The progression of corrected myopia

  • Antonio MedinaEmail author
Basic Science



This study seeks to demonstrate the existence of a feedback loop controlling myopia by comparing the prediction of a feedback model to the actual progression of corrected myopia. In addition to theoretical results, confirming clinical data are presented.


The refraction of 13 continuously corrected myopic eyes was collected over a period of time ranging from 4 to 9 years from the time of their first correction. Refractive data was collected in an optometry office from myopic young subjects from the general population in Boston. Subjects were myopes, ages 2 to 22 at the time of first correction selected randomly from a larger population. All individuals were fully corrected with lenses; new lenses were prescribed every time that their myopia increased by 0.25 diopters or more. Subjects wore their spectacle lenses during the followed period.


Subjects exhibit a linear time course of myopia progression when corrected with lenses. The observed rate of myopia increase is 0.2 to 1.0 diopters/year, with a mean correlation coefficient r  = −0.971, p < 0.005.


This report establishes that feedback control theory applies to the clinical phenomenon of progressive myopia. Continuous correction of myopia results in a linear progression that increases myopia. The Laplace transformation of temporal refractive data to the s-domain simplifies the study of myopia and emmetropia. The feedback transfer function predicts that continuous correction of myopia results in a linear progression because continuous correction opens the feedback loop. This prediction is confirmed with all subjects.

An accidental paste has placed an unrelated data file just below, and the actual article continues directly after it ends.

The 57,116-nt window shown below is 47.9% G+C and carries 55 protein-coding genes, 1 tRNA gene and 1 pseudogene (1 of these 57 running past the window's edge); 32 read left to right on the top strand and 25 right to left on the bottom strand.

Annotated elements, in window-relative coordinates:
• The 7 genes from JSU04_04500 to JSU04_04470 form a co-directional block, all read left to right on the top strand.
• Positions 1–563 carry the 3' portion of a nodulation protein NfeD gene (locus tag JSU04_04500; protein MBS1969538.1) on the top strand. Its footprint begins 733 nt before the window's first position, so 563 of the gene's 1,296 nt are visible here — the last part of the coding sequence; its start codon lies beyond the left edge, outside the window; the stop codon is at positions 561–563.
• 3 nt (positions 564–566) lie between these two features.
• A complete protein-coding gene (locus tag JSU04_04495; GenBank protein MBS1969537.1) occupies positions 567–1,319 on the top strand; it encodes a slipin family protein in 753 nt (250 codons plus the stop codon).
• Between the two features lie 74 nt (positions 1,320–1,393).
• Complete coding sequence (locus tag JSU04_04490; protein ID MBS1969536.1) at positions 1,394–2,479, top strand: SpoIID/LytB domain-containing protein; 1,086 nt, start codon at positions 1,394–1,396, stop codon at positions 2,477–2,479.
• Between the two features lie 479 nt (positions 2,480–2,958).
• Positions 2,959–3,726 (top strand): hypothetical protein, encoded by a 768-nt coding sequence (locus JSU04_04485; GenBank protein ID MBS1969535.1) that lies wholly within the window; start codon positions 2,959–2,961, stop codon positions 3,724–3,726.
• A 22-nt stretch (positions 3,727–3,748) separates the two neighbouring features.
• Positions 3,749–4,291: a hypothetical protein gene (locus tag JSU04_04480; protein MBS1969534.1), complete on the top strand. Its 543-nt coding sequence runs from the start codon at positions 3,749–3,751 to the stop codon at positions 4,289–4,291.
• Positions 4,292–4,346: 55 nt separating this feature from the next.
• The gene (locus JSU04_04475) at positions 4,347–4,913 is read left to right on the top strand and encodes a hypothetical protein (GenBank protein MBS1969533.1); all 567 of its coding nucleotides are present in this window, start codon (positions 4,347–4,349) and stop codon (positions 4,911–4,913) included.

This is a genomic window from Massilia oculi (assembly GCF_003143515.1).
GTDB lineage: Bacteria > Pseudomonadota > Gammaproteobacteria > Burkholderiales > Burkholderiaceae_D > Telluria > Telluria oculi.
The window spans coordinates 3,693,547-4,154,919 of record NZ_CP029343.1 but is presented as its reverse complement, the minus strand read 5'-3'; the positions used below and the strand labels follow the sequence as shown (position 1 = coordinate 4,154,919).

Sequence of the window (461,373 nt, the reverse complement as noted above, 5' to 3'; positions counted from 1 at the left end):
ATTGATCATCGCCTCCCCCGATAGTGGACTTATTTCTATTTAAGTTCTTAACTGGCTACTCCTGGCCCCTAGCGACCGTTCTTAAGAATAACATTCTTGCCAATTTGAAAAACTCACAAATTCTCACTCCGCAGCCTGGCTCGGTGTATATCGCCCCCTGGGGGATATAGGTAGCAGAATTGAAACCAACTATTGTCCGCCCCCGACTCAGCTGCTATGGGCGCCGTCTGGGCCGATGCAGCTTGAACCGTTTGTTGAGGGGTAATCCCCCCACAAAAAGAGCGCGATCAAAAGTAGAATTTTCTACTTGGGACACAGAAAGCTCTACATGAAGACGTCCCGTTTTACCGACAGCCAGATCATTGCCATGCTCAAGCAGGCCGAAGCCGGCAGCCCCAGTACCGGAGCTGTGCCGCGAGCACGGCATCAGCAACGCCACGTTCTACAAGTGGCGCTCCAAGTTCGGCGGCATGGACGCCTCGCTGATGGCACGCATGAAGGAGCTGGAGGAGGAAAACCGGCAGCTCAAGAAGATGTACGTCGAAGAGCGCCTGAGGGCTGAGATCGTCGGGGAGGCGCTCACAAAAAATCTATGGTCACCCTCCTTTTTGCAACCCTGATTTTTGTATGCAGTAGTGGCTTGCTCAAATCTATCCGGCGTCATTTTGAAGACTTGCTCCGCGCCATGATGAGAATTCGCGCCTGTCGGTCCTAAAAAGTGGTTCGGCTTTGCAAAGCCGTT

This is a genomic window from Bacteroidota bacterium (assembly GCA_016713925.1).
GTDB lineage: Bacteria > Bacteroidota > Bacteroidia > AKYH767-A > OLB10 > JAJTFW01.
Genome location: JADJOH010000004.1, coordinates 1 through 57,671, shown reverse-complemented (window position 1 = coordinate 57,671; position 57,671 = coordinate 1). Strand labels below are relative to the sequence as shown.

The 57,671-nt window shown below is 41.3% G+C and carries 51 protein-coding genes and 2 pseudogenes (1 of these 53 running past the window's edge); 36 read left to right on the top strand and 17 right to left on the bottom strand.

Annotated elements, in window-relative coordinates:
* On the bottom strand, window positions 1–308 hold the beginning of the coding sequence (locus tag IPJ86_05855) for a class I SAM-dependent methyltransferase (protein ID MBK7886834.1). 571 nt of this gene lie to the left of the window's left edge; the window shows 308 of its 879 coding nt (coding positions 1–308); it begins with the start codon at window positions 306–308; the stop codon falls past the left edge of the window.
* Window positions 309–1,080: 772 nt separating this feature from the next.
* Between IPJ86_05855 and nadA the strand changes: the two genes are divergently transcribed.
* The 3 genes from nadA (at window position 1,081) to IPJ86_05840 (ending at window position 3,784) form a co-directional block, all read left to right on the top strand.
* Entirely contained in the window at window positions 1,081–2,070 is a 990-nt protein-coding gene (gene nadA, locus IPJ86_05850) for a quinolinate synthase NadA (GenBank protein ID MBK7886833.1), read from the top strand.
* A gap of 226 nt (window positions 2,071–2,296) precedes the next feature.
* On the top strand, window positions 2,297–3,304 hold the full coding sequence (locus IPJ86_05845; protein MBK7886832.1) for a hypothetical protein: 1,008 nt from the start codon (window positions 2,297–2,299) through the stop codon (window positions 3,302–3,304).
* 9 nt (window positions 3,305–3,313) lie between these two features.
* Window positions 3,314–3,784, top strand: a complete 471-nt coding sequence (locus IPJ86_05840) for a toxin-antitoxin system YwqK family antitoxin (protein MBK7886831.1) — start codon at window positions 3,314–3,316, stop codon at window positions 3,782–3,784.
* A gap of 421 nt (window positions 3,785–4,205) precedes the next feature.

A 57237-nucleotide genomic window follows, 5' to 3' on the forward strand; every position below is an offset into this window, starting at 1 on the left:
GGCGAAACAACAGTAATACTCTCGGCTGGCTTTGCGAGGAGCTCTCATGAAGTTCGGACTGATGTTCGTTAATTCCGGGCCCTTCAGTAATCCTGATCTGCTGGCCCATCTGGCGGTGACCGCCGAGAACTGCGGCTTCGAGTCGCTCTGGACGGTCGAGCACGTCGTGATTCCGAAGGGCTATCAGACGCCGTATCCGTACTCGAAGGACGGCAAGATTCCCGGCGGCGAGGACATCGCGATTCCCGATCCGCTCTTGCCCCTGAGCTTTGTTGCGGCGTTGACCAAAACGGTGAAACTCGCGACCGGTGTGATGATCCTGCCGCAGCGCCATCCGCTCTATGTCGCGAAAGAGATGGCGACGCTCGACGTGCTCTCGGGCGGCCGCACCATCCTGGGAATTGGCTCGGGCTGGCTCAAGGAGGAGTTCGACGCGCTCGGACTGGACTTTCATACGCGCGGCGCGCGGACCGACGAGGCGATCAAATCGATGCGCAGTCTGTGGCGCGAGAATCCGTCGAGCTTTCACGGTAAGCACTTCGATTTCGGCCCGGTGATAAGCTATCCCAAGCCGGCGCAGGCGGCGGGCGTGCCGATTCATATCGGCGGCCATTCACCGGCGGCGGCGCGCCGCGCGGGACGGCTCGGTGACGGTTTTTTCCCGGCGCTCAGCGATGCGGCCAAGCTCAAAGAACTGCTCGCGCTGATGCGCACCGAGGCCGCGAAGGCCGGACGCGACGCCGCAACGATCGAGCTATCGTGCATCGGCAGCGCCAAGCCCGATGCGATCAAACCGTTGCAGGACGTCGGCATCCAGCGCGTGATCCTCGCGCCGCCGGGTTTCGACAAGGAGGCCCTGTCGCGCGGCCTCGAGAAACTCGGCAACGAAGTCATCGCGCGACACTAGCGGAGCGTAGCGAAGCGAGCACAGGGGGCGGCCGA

Emmetropia Emmetropization Refraction Laplace transform Feedback Myopia 


Conflict of interest statement

The author certifies that he has NO affiliations with or involvement in any organization or entity with any financial interest (such as honoraria; educational grants; participation in speakers’ bureaus; membership, employment, consultancies, stock ownership, or other equity interest; and expert testimony or patent-licensing arrangements), or non-financial interest (such as personal or professional relationships, affiliations, knowledge or beliefs) in the subject matter or materials discussed in this manuscript.


  1. 1.
    Pan C, Ramamurthy D, Saw SM (2012) Worldwide prevalence and risk factors for myopia. Ophthalmic Physiol Opt 32:3–16PubMedCrossRefGoogle Scholar
  2. 2.
    Medina A (1987) A model for emmetropization: predicting the progression of ametropia. Ophthalmologica 194:133–139PubMedCrossRefGoogle Scholar
  3. 3.
    Medina A (1987) A model for emmetropization: The effect of corrective lenses. Acta Ophthalmol 65:565–571CrossRefGoogle Scholar
  4. 4.
    Meyer C, Mueller MF, Duncker GI, Meyer HG (1999) Experimental animal models are applicable to human juvenile-onset myopia. Surv Ophthalmol 4:93–102CrossRefGoogle Scholar
  5. 5.
    Medina A, Fariza E (1993) Emmetropization as a first-order feedback system. Vis Res 33(1):21–26Google Scholar
  6. 6.
    Zhao H, Wang R, Wu M, Jiang J (2011) Dynamic changes of ocular biometric parameters: a modified form-deprivation myopia model of young guinea pigs. Int J Ophthalmol 4:484–488PubMedCentralPubMedGoogle Scholar